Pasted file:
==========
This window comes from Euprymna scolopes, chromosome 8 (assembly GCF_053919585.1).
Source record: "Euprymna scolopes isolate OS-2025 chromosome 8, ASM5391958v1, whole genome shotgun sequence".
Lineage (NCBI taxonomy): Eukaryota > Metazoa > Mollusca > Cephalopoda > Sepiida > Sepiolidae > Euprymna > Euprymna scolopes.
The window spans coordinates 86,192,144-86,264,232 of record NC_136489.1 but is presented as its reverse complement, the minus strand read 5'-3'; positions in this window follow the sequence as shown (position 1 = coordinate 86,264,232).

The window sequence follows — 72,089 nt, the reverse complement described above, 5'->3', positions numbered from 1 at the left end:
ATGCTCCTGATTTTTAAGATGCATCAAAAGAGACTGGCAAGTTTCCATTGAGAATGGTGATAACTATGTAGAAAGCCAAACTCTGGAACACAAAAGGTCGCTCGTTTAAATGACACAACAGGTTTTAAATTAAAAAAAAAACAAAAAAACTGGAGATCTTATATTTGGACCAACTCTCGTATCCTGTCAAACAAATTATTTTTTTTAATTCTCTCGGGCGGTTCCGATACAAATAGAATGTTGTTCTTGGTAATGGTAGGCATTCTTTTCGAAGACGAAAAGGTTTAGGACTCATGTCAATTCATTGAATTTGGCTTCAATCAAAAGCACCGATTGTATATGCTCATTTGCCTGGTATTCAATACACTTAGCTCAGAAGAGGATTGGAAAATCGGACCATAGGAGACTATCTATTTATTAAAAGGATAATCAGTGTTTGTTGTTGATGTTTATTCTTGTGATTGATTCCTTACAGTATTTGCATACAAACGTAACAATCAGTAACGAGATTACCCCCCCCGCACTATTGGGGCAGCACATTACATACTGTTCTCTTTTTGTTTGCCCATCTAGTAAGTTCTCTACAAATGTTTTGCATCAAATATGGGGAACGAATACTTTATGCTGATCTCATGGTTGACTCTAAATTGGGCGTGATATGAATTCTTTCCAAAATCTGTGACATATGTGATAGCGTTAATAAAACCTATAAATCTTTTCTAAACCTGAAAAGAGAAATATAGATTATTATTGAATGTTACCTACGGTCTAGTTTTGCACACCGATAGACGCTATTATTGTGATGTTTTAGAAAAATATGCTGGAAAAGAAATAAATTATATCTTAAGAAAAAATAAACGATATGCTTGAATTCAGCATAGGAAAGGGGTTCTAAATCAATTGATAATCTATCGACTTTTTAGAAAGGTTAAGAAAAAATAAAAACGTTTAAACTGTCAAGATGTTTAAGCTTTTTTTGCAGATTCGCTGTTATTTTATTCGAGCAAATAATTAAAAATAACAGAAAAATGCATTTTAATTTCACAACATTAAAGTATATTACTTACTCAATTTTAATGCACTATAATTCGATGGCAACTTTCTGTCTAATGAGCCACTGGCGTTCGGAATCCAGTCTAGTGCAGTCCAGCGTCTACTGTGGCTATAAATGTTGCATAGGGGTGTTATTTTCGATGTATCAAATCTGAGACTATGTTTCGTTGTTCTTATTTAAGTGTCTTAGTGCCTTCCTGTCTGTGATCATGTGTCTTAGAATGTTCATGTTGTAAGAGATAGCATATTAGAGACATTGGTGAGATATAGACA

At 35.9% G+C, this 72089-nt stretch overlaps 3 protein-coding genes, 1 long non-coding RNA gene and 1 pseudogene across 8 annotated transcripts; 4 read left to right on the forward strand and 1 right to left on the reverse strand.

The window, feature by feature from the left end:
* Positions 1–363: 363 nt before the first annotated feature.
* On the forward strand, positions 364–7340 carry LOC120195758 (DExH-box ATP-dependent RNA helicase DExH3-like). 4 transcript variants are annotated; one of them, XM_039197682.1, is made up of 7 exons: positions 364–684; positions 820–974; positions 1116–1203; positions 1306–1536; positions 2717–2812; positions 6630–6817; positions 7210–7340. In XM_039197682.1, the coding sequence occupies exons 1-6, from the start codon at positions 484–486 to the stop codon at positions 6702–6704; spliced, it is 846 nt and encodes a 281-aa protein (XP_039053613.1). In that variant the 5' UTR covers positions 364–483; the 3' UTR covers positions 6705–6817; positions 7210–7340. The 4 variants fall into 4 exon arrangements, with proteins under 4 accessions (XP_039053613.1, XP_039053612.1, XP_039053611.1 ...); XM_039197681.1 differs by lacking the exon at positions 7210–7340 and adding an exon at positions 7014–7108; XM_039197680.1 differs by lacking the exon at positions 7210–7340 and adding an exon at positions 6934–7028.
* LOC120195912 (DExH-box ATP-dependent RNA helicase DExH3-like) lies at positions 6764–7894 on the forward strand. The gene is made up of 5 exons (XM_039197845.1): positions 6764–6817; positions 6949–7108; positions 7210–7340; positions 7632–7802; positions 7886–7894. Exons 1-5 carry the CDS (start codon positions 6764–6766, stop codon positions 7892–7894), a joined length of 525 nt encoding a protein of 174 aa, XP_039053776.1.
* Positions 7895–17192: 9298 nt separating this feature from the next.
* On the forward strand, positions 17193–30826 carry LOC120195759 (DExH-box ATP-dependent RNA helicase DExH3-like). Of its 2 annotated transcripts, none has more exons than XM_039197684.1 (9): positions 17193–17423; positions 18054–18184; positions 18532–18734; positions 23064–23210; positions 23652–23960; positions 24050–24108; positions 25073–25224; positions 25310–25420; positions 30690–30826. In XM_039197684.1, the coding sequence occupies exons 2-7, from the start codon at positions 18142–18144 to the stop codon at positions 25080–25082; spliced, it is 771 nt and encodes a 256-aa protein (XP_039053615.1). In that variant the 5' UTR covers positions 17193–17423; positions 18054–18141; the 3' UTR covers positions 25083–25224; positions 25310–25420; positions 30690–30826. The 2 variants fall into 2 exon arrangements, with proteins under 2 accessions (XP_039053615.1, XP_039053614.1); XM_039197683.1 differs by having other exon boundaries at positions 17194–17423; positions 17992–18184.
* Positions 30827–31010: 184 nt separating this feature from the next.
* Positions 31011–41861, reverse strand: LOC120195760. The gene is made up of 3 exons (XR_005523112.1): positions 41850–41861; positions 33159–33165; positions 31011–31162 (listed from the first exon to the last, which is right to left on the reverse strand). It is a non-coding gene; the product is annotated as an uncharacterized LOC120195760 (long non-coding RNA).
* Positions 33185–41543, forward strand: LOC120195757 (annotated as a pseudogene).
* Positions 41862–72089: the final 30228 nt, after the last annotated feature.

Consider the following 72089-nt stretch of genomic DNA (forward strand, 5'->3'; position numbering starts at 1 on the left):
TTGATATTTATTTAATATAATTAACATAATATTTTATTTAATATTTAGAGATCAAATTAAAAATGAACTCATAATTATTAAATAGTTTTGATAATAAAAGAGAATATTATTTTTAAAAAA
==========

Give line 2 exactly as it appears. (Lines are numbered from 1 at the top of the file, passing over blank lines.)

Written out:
Source record: "Euprymna scolopes isolate OS-2025 chromosome 8, ASM5391958v1, whole genome shotgun sequence".